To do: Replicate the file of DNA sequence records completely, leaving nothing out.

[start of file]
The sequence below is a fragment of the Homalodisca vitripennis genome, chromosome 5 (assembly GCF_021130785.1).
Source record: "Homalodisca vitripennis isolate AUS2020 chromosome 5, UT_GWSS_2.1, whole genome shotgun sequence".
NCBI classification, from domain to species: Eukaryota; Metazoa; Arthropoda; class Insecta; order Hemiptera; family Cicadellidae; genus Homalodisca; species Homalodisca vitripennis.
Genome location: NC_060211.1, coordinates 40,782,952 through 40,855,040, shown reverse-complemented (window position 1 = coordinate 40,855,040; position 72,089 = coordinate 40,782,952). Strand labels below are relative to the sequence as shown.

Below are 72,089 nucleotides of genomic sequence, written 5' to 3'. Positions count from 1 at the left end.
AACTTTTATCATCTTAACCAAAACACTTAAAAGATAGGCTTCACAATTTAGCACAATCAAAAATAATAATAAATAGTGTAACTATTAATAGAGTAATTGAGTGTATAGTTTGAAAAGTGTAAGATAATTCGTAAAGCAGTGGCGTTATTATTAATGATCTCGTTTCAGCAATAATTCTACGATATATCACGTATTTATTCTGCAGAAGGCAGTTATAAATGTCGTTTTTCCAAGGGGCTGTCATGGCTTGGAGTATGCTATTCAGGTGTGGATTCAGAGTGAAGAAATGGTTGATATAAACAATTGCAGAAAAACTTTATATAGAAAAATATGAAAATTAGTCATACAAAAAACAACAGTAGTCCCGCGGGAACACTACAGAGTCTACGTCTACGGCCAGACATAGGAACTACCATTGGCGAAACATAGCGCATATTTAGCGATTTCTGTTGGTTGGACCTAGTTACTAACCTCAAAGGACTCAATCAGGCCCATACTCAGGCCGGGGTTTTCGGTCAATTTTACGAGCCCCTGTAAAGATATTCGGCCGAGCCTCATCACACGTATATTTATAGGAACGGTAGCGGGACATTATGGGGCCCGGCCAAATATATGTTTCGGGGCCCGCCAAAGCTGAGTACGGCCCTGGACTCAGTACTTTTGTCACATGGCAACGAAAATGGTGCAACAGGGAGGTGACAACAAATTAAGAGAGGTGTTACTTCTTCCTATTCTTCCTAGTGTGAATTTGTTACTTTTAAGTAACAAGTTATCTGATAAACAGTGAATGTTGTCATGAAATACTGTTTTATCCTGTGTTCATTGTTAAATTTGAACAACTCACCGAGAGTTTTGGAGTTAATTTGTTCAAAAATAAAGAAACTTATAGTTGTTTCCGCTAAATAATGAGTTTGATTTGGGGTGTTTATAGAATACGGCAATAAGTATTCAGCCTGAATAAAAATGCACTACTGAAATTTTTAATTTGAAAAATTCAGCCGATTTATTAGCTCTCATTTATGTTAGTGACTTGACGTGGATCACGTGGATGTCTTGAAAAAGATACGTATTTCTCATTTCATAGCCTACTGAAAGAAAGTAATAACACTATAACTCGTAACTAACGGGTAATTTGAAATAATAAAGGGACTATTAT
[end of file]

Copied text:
The sequence below is a fragment of the Homalodisca vitripennis genome, chromosome 5 (assembly GCF_021130785.1).
Source record: "Homalodisca vitripennis isolate AUS2020 chromosome 5, UT_GWSS_2.1, whole genome shotgun sequence".
NCBI classification, from domain to species: Eukaryota; Metazoa; Arthropoda; class Insecta; order Hemiptera; family Cicadellidae; genus Homalodisca; species Homalodisca vitripennis.
Genome location: NC_060211.1, coordinates 40,782,952 through 40,855,040, shown reverse-complemented (window position 1 = coordinate 40,855,040; position 72,089 = coordinate 40,782,952). Strand labels below are relative to the sequence as shown.

Below are 72,089 nucleotides of genomic sequence, written 5' to 3'. Positions count from 1 at the left end.
AACTTTTATCATCTTAACCAAAACACTTAAAAGATAGGCTTCACAATTTAGCACAATCAAAAATAATAATAAATAGTGTAACTATTAATAGAGTAATTGAGTGTATAGTTTGAAAAGTGTAAGATAATTCGTAAAGCAGTGGCGTTATTATTAATGATCTCGTTTCAGCAATAATTCTACGATATATCACGTATTTATTCTGCAGAAGGCAGTTATAAATGTCGTTTTTCCAAGGGGCTGTCATGGCTTGGAGTATGCTATTCAGGTGTGGATTCAGAGTGAAGAAATGGTTGATATAAACAATTGCAGAAAAACTTTATATAGAAAAATATGAAAATTAGTCATACAAAAAACAACAGTAGTCCCGCGGGAACACTACAGAGTCTACGTCTACGGCCAGACATAGGAACTACCATTGGCGAAACATAGCGCATATTTAGCGATTTCTGTTGGTTGGACCTAGTTACTAACCTCAAAGGACTCAATCAGGCCCATACTCAGGCCGGGGTTTTCGGTCAATTTTACGAGCCCCTGTAAAGATATTCGGCCGAGCCTCATCACACGTATATTTATAGGAACGGTAGCGGGACATTATGGGGCCCGGCCAAATATATGTTTCGGGGCCCGCCAAAGCTGAGTACGGCCCTGGACTCAGTACTTTTGTCACATGGCAACGAAAATGGTGCAACAGGGAGGTGACAACAAATTAAGAGAGGTGTTACTTCTTCCTATTCTTCCTAGTGTGAATTTGTTACTTTTAAGTAACAAGTTATCTGATAAACAGTGAATGTTGTCATGAAATACTGTTTTATCCTGTGTTCATTGTTAAATTTGAACAACTCACCGAGAGTTTTGGAGTTAATTTGTTCAAAAATAAAGAAACTTATAGTTGTTTCCGCTAAATAATGAGTTTGATTTGGGGTGTTTATAGAATACGGCAATAAGTATTCAGCCTGAATAAAAATGCACTACTGAAATTTTTAATTTGAAAAATTCAGCCGATTTATTAGCTCTCATTTATGTTAGTGACTTGACGTGGATCACGTGGATGTCTTGAAAAAGATACGTATTTCTCATTTCATAGCCTACTGAAAGAAAGTAATAACACTATAACTCGTAACTAACGGGTAATTTGAAATAATAAAGGGACTATTAT